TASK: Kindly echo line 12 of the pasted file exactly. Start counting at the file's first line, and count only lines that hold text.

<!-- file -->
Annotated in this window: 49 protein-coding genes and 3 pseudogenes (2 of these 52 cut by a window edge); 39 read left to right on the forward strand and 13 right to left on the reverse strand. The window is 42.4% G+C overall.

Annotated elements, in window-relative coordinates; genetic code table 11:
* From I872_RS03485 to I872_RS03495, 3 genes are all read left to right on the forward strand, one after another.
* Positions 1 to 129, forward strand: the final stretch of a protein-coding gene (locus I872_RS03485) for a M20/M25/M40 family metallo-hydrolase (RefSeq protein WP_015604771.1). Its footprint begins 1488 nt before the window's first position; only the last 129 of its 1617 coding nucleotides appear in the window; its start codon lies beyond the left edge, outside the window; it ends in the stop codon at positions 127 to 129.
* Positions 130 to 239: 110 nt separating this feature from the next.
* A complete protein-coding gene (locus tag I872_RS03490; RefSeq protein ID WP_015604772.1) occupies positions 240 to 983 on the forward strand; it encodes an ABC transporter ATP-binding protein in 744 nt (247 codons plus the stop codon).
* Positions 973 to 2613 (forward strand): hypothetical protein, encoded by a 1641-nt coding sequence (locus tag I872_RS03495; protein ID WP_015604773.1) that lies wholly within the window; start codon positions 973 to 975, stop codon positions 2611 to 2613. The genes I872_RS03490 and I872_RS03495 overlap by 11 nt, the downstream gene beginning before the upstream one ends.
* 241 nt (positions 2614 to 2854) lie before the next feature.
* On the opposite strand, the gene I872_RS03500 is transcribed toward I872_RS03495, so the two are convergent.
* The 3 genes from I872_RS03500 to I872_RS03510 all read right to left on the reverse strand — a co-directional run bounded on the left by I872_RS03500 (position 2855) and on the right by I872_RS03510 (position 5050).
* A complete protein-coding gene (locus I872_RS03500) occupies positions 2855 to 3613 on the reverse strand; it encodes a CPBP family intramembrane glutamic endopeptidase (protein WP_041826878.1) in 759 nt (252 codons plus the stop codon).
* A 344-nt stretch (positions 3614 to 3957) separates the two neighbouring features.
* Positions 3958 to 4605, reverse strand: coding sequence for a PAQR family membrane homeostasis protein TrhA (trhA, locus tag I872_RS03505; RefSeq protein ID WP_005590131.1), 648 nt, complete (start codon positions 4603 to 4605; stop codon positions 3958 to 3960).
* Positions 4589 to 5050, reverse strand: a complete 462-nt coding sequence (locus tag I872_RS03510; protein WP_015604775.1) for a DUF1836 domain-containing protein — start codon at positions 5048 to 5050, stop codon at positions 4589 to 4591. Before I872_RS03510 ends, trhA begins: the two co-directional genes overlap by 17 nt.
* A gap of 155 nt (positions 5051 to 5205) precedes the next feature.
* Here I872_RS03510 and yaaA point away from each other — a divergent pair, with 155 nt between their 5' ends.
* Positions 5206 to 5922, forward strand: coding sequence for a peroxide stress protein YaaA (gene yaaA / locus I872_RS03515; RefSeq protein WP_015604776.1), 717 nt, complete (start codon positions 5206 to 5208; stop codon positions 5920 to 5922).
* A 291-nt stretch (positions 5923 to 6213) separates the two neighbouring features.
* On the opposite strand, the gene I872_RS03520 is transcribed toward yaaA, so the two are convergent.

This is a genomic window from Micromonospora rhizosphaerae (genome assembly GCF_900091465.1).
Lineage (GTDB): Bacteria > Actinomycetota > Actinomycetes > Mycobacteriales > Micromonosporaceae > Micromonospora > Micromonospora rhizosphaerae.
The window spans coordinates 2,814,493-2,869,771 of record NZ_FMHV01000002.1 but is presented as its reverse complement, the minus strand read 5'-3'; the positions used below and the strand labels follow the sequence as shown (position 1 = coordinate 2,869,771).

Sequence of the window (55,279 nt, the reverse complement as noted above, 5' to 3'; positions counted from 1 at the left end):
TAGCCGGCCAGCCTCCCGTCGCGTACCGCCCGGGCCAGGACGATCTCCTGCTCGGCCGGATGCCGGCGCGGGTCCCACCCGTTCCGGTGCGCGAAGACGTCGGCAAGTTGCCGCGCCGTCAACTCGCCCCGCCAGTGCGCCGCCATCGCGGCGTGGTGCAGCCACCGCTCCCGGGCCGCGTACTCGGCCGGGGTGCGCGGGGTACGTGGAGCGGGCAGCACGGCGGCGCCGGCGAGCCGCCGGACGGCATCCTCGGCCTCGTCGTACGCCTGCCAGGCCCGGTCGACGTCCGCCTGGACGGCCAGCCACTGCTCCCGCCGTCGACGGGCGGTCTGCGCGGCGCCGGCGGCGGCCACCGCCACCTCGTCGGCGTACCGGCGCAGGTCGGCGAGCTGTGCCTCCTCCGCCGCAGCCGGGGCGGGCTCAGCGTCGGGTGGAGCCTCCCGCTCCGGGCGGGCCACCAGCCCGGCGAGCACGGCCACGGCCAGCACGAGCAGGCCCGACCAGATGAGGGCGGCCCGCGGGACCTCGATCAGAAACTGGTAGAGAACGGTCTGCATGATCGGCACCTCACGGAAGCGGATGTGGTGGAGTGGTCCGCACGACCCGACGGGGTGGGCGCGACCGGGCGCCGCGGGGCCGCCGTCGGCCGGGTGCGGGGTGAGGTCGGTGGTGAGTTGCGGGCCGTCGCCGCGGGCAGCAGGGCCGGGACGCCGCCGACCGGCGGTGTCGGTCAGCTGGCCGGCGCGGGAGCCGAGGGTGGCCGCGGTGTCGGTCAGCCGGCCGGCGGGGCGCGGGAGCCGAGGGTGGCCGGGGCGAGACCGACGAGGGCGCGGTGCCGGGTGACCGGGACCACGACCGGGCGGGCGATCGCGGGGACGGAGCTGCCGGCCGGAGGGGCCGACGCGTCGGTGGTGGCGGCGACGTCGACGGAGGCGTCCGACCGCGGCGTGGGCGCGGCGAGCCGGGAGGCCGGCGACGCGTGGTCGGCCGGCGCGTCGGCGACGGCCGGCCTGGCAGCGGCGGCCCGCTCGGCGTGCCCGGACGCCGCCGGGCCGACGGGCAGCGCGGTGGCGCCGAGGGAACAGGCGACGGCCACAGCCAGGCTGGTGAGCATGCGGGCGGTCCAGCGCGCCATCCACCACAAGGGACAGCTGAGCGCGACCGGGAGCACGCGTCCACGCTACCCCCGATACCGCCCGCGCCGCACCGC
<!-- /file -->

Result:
* A 344-nt stretch (positions 3614 to 3957) separates the two neighbouring features.